The European Union’s Fifth Anti-Money Laundering Directive recently became binding upon EU Member States. This latest directive must be enacted by member states by 10 January 2020. It follows the implementation of the Fourth Anti-Money Laundering Directive, which went into effect in June 2017.
Specific provisions in the directive represent a paradigm shift in the EU virtual currency regulatory landscape and provide a strong indication of how the EU plans to tackle the money laundering and terrorist financing risks that stem from virtual currencies. While regulators look to balance the needs of law enforcement with the desire not to hamper innovation and technological progress, there is little doubt that these new requirements will have a major impact on this rapidly growing industry.
Staying Ahead of the Curve
K2 Intelligence has been at the of this new technology, working with virtual currency exchange clients, particularly in the United States, to tackle many of the complex licensing, chartering, training, and other approval hurdles focused on Anti-Money Laundering (AML) and Know Your Customer (KYC) regulations that U.S.-based financial regulators have erected. The crafting and implementation of robust AML and KYC policies will become even more important as companies continue to evaluate their ongoing European regulatory exposure and EU member states begin to take new action in response to the Fifth Directive.
As we noted in a previous article ( ), meeting today’s requirements for AML and counterterrorism financing compliance presents major challenges for financial institutions. The regulatory landscape is constantly evolving, imposing new obligations on financial services firms.
While the EU virtual currency regulatory efforts currently lag behind the efforts undertaken by federal and state regulators in the United States, such as those implemented by the New York Department of Financial Services, we expect many country-level regulatory rulemaking and enforcement efforts to take significant steps forward in the next few years. Virtual currency exchanges and wallet providers may want to take additional actions to ensure that they are staying apprised of and compliant with the new regulations that will be rolled out at the EU country level.
Monitoring Virtual Currency Transactions
One of the most important changes found in the Fifth Directive—and one we expect to see repeated by local regulators across the EU in the coming years—is the broadening of the scope of obliged entities to include virtual currency exchange platforms and custodian wallet providers. This represents a major change from the Fourth Directive.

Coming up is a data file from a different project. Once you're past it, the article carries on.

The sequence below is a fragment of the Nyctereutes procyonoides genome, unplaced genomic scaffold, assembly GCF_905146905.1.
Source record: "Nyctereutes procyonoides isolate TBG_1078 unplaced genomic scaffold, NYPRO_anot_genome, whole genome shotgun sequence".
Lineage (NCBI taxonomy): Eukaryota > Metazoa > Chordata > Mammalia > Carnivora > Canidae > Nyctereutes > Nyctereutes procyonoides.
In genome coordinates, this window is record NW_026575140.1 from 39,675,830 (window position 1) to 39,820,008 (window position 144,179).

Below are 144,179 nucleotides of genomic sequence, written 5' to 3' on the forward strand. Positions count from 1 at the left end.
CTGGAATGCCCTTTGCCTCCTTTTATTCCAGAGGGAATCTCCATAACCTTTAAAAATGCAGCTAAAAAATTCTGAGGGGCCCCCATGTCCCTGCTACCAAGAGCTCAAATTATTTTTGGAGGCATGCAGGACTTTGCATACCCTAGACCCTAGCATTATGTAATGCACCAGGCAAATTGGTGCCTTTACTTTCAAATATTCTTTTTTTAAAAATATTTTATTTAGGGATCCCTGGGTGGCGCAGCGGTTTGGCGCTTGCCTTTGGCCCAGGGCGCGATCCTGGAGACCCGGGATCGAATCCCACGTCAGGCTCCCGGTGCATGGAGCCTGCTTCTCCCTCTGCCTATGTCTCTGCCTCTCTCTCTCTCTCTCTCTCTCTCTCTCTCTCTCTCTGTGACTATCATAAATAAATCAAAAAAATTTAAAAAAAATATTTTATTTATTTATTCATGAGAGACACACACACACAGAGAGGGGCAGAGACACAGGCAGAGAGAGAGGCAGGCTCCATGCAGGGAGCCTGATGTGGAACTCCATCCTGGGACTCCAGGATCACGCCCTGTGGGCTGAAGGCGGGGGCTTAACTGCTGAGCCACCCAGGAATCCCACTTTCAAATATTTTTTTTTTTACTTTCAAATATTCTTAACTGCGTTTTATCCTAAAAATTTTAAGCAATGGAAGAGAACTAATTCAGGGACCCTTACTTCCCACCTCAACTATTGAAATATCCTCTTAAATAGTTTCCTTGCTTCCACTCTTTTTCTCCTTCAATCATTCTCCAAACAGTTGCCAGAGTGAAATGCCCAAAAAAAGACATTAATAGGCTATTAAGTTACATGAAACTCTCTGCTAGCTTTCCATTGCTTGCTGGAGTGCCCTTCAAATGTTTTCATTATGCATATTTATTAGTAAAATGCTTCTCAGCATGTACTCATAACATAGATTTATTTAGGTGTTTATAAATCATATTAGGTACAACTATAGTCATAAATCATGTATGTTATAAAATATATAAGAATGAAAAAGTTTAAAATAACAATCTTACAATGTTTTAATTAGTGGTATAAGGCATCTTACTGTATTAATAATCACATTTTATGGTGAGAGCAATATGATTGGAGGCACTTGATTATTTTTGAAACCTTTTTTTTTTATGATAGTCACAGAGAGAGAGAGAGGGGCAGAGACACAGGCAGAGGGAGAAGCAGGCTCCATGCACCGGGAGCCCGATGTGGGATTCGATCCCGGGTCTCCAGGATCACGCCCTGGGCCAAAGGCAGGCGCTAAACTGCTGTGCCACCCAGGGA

In its release announcing the new directive, the Commission stated that it was seeking to address the anonymity and potential misuse of virtual currencies by terrorist and criminal organizations. It was in that spirit that the Commission added virtual currency exchanges and wallet providers to the list of obliged entities covered and monitored by national financial intelligence units (FIUs). The Fifth Directive also requires exchange platforms and wallet providers to register with member state AML authorities.
Previously, exchanges and wallet providers were not subject to EU legal obligations to regularly monitor transactions, identify suspicious activity, or implement robust customer due diligence controls. Under this latest directive, that will change—these companies will face the same regulatory requirements as banks and other financial institutions and will be required to identify their customers and report any suspicious activity to member state FIUs. They will also have to be registered with the AML authority in their jurisdiction.
With implementation of the Fifth Directive to take place at the member-state-level over the next 18 months, and with continued calls by Danièle Nouy at the European Central Bank as well as European lawmakers for a centralized European AML authority, the regulatory environment in Europe will likely remain challenging for virtual currency exchanges and custodian wallet providers in the coming months and years. By keeping up to date with new policies and regulations as they are rolled out at the EU country level, these institutions can ensure that they have compliance programs in place that protect their customers and are able to withstand regulatory scrutiny.